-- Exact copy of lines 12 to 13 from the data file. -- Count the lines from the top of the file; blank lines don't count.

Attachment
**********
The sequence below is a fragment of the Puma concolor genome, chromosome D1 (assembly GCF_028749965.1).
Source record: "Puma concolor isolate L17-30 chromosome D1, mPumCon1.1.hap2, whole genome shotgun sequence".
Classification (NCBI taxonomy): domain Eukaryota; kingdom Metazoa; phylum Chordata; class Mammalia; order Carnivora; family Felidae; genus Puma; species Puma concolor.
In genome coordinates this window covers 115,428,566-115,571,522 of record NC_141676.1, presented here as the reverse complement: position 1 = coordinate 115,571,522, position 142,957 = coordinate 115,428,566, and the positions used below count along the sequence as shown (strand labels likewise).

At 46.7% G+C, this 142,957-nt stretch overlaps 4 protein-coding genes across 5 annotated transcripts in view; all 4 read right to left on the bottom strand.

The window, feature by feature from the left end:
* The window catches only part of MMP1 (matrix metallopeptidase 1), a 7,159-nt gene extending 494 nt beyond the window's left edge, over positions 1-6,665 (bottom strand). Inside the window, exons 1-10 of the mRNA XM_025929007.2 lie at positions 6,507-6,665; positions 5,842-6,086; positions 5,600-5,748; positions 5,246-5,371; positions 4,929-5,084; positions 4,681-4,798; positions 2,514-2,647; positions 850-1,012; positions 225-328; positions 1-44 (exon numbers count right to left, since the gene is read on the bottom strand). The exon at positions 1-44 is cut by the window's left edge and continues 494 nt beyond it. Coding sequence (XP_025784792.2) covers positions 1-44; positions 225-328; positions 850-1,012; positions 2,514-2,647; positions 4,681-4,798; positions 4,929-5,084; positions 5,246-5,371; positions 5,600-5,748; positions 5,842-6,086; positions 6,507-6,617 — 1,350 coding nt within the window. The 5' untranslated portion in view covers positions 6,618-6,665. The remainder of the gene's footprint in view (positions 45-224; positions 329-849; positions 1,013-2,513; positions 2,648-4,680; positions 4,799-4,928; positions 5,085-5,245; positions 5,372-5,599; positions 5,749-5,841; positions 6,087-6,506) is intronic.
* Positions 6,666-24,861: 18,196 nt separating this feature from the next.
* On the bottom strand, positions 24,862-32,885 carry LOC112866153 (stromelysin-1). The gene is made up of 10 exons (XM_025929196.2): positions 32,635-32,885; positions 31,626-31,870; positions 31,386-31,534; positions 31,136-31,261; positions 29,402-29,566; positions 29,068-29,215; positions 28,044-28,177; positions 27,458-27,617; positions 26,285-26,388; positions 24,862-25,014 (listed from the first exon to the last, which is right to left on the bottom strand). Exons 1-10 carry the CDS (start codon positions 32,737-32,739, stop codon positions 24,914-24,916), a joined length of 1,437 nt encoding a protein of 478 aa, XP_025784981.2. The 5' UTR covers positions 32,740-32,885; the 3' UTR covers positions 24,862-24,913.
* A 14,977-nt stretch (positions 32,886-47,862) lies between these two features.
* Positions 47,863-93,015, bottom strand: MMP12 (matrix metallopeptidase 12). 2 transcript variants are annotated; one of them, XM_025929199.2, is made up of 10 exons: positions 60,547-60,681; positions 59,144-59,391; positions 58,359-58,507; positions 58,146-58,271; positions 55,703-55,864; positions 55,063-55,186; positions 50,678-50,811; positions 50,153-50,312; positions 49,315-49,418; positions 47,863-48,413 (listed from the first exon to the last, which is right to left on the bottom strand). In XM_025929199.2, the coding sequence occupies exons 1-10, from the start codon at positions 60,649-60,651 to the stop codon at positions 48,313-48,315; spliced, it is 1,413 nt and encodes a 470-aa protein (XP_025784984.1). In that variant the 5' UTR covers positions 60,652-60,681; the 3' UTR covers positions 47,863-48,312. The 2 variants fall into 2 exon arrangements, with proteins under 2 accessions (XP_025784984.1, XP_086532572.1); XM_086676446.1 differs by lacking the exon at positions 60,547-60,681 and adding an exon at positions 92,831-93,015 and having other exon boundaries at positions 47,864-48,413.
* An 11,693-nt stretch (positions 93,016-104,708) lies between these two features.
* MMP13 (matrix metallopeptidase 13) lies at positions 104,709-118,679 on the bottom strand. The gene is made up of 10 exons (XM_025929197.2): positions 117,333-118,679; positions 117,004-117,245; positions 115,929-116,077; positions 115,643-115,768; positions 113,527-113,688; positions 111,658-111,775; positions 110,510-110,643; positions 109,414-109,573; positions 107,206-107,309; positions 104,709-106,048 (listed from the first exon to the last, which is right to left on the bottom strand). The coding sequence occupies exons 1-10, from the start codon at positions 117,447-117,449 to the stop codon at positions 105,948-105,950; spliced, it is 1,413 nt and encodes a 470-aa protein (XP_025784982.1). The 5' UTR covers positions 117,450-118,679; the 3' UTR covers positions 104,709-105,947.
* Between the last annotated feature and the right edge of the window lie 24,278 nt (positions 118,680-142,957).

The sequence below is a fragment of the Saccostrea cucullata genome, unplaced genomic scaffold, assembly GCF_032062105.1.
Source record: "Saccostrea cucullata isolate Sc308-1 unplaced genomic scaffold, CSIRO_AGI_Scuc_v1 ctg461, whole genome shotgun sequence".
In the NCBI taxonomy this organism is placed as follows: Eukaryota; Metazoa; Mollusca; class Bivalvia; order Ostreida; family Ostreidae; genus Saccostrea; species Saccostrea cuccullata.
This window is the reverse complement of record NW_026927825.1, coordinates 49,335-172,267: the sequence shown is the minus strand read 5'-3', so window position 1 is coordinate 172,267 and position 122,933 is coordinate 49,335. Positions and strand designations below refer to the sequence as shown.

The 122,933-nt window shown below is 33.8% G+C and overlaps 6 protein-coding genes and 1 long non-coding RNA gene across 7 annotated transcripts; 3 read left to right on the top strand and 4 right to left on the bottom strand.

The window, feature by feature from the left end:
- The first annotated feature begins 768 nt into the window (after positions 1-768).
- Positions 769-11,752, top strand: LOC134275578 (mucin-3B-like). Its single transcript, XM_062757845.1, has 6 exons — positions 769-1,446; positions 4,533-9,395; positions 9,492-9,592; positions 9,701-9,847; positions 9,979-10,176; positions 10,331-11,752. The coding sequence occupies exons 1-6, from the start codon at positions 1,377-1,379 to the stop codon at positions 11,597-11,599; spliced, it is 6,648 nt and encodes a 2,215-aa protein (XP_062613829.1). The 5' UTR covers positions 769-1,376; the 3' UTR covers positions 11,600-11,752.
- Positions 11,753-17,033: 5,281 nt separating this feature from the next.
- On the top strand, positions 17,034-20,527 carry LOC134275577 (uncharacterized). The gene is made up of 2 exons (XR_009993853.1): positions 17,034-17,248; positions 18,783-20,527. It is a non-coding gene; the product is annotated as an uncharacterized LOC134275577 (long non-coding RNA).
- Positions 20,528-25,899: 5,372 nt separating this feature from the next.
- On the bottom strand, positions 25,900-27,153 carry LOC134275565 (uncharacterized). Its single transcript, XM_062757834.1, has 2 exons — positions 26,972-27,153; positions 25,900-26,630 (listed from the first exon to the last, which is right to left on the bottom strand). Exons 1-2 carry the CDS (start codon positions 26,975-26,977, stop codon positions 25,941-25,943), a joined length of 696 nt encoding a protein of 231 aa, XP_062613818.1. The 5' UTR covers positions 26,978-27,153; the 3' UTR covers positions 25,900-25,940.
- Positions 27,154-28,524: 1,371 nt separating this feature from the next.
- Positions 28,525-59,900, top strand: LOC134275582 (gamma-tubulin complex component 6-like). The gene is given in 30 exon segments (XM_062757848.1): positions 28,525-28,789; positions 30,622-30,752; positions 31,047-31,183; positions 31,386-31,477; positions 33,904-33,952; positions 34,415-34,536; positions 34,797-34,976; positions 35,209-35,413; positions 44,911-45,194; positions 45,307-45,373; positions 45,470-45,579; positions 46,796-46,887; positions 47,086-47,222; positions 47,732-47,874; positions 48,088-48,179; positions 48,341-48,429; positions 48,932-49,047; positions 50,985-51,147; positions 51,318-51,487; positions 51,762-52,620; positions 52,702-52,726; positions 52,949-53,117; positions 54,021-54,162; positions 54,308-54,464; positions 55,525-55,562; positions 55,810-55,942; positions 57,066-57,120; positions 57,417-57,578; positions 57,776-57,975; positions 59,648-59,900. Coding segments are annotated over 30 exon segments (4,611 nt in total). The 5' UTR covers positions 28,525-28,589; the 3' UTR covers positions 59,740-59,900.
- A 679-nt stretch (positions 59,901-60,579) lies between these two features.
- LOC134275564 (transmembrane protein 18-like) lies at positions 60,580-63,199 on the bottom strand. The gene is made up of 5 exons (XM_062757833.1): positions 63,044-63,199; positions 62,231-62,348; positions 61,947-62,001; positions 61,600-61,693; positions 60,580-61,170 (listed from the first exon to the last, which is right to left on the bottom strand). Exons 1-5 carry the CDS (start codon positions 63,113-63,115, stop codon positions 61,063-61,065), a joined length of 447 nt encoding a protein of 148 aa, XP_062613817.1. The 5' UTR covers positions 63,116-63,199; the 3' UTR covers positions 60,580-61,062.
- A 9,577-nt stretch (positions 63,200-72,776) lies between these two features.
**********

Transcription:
* An 11,693-nt stretch (positions 93,016-104,708) lies between these two features.
* MMP13 (matrix metallopeptidase 13) lies at positions 104,709-118,679 on the bottom strand. The gene is made up of 10 exons (XM_025929197.2): positions 117,333-118,679; positions 117,004-117,245; positions 115,929-116,077; positions 115,643-115,768; positions 113,527-113,688; positions 111,658-111,775; positions 110,510-110,643; positions 109,414-109,573; positions 107,206-107,309; positions 104,709-106,048 (listed from the first exon to the last, which is right to left on the bottom strand). The coding sequence occupies exons 1-10, from the start codon at positions 117,447-117,449 to the stop codon at positions 105,948-105,950; spliced, it is 1,413 nt and encodes a 470-aa protein (XP_025784982.1). The 5' UTR covers positions 117,450-118,679; the 3' UTR covers positions 104,709-105,947.